First, we build the kernel with Kasper support by using a combination of runtime libraries and LLVM passes: to support dynamic taint analysis, we ported the userspace DFSan to the kernel; to support speculative emulation, we built a checkpoint-restore mechanism, which executes the mispredicted branch then reverts speculative operations at the end of the speculative window. Next, we use a modified version of syzkaller to fuzz the instrumented kernel and generate gadget reports. Finally, we aggregate gadget statistics that aid developers in applying mitigations.

Let’s see a gadget found by Kasper

To demonstrate the capabilities of Kasper, we’ll present a found gadget within the generic list iterator used all over the kernel.

Let’s take a look at the implementation of the list iterator list_for_each_entry.

In the Linux kernel the list struct is included within the struct that should form the list rather than the other way around. This allows the generic use of the list struct for any kind of list. A list always starts with a head element that is not included in an element struct and simply points to the first list element. In the iterator pos always refers to the element struct that can simply be used by the kernel developer. Since lists are circular the terminating condition is once &pos->member is equal to head

But on the transient path the processor might execute an additional iteration of the loop where &pos->member would be head. This will make pos an out-of-bounds pointer since unlike the list elements the head is not included within the elements struct.

Alright, but how does the gadget actually work?

A specific gadget found within the find_keyring_by_name function detected by Kasper looks like this:

Code slightly simplified for visualization reasons.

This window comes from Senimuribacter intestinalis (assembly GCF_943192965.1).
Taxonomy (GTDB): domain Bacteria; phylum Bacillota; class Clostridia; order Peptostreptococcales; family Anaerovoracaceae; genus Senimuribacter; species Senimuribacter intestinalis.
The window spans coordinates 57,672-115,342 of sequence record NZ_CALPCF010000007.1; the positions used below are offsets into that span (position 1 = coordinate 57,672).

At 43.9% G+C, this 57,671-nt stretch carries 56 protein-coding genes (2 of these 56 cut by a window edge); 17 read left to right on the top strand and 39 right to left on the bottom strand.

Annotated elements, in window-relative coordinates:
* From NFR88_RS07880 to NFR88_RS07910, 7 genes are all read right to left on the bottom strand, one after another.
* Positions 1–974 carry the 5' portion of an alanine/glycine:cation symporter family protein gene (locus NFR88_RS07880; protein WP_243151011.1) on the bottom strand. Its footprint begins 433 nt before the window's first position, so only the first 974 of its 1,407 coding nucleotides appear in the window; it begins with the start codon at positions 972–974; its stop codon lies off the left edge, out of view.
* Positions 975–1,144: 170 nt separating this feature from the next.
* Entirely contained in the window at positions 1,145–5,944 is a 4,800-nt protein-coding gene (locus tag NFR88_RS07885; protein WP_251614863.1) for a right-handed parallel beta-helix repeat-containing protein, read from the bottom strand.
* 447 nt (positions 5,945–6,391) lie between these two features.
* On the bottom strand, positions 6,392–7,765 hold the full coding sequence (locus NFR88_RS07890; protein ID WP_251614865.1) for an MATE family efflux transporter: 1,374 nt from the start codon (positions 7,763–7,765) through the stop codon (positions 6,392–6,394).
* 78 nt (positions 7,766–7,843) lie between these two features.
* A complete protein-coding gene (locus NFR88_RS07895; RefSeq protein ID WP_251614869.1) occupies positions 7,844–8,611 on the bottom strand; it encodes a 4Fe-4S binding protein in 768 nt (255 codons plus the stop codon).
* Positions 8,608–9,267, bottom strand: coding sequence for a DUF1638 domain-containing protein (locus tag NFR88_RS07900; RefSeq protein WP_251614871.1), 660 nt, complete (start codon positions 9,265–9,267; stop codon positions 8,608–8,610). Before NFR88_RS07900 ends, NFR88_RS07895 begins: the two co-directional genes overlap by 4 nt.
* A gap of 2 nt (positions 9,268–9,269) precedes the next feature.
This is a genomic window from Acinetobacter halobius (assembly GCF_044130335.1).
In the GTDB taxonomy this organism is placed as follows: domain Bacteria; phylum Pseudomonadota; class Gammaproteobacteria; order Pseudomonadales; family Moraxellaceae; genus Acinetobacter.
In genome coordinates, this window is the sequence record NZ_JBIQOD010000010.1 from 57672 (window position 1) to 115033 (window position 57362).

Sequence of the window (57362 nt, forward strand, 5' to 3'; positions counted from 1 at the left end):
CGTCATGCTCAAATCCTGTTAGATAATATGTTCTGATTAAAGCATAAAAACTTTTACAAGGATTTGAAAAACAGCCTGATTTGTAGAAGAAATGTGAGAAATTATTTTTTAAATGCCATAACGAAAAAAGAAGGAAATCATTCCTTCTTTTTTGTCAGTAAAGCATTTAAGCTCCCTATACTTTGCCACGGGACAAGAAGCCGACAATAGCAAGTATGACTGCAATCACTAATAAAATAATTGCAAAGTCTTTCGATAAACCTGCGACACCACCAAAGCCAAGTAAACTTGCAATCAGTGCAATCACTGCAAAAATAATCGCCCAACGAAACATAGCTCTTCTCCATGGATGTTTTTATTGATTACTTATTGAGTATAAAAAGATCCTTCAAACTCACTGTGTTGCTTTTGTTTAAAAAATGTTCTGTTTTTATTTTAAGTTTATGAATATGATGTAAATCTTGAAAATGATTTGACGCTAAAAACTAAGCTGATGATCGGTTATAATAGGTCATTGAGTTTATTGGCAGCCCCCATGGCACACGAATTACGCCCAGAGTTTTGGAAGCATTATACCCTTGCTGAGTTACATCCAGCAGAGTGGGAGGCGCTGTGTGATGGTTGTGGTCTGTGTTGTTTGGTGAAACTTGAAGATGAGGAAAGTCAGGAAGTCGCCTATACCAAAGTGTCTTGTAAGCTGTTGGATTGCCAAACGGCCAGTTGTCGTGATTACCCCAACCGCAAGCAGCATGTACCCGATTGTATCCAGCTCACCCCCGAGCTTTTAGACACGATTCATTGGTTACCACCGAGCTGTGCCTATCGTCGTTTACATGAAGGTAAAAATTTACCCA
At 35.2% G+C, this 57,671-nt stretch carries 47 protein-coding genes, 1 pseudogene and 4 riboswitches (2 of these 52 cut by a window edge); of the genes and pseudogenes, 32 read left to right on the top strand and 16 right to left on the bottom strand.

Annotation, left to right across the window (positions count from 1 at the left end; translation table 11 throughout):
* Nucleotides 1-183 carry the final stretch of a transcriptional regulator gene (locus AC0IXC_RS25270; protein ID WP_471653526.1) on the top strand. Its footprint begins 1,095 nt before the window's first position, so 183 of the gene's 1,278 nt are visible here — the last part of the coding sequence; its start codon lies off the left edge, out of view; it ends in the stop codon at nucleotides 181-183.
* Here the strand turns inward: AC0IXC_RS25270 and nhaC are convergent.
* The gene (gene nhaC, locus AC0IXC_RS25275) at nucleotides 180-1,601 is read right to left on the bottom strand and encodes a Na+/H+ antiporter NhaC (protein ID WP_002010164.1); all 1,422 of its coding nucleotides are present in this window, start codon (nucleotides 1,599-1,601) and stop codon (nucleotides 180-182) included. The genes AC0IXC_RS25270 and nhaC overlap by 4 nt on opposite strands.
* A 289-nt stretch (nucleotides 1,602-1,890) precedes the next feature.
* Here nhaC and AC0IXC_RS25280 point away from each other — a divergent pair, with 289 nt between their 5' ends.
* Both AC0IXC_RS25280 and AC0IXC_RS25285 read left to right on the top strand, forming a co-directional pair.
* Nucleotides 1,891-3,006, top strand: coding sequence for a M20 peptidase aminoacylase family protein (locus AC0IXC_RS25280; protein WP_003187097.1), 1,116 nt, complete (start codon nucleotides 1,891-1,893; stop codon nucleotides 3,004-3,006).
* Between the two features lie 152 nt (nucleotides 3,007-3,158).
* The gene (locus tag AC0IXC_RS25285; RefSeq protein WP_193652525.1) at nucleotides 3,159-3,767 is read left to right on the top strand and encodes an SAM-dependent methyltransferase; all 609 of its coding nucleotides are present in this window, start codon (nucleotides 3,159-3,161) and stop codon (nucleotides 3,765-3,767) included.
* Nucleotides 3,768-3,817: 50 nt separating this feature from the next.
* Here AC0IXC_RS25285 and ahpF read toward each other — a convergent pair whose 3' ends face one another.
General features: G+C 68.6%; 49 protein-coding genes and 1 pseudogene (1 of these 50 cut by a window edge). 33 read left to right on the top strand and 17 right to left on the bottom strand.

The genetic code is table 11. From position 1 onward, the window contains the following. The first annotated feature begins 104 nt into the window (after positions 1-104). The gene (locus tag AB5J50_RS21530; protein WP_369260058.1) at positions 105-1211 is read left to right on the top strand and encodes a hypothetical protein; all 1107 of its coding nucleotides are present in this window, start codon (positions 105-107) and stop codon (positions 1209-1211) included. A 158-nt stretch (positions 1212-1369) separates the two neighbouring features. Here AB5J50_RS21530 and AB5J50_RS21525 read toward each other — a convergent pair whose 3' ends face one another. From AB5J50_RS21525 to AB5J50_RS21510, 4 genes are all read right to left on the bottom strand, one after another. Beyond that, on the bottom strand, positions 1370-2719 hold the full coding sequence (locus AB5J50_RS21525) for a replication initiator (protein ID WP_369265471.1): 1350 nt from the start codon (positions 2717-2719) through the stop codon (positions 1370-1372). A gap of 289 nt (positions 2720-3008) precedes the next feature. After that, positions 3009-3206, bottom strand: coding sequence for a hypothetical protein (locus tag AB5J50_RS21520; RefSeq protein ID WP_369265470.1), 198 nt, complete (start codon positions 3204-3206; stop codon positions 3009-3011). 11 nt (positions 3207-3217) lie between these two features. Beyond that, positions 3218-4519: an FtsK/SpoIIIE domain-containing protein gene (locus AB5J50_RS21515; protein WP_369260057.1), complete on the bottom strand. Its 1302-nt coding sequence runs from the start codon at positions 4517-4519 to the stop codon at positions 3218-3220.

The list head is included within a struct user_namespace whereas the elements of the list are struct key elements. The memory access of keyring->user->uid in the additional loop iteration therefore uses struct user_namespace instead of a struct key.

keyring->user points to the projid_map of the user_namespace struct which Kasper knows is entirely attacker controllable. So on the transient path we can trick the processor into dereferencing an arbitrarily attacker controlled pointer.

This dereference leaves traces of the loaded value in CPU-internal buffers, which can be leaked by an attacker. We’ve done a proof-of-concept to verify such a signal is detectable from user space. Unless you disable SMT, an attacker can line up a code snippet reading data from CPU-internal buffers with the kernel unwillingly writing that secret data into the buffers on the other hyper thread.

Show me the Code

You can grab the code for Kasper at https://github.com/vusec/kasper.

Paper

Disclosure

We disclosed our findings to the Linux kernel and to Intel on February 11, 2021. We shared our paper, gadgets found, and patches for the discussed gadgets with the affected parties, who acknowledged our findings and agreed to a public disclosure date of January 25, 2022.

Frequently Asked Questions

  • Is my CPU vulnerable? In general, all modern-day CPUs with default configurations are vulnerable to transient execution vulnerabilities. However, our results may not fully apply to all CPUs. Namely, the most recent generation of CPUs mitigates LVI and MDS to a large extent. Furthermore, disabling SMT generally mitigates gadgets such as those based on port contention or MDS. Indeed Intel recommended not keeping SMT ON to fully mitigate our MDS-based gadgets. Other gadgets may require dedicated code patches for spot mitigation.
  • I don’t use Linux. Am I affected by these vulnerabilities? Yes. We implemented our gadget scanner specifically for the Linux kernel, but other software is also vulnerable.
  • How can I contact you? Issues and pull requests can be created in the Kasper repository (https://github.com/vusec/kasper). Otherwise, private questions can be sent to .

Acknowledgements

We thank the anonymous reviewers for their valuable comments, Felix Goosens for verifying a signal on an LVI-MDS gadget, and Alexander Potapenko for developing KMSAN, which parts of KDFSAN are based on. This work was supported by the EU’s Horizon 2020 research and innovation programme under grant agreement No. 825377 (UNICORE), Intel Corporation through the Side Channel Vulnerability ISRA, the Netherlands Organisation for Scientific Research through projects “TROPICS”, “Theseus”, and “Intersect”, and EKZ through project “VeriPatch”. This paper reflects only the authors’ view. The funding agencies are not responsible for any use that may be made of the information it contains.

Systems and Network Security Group at VU Amsterdam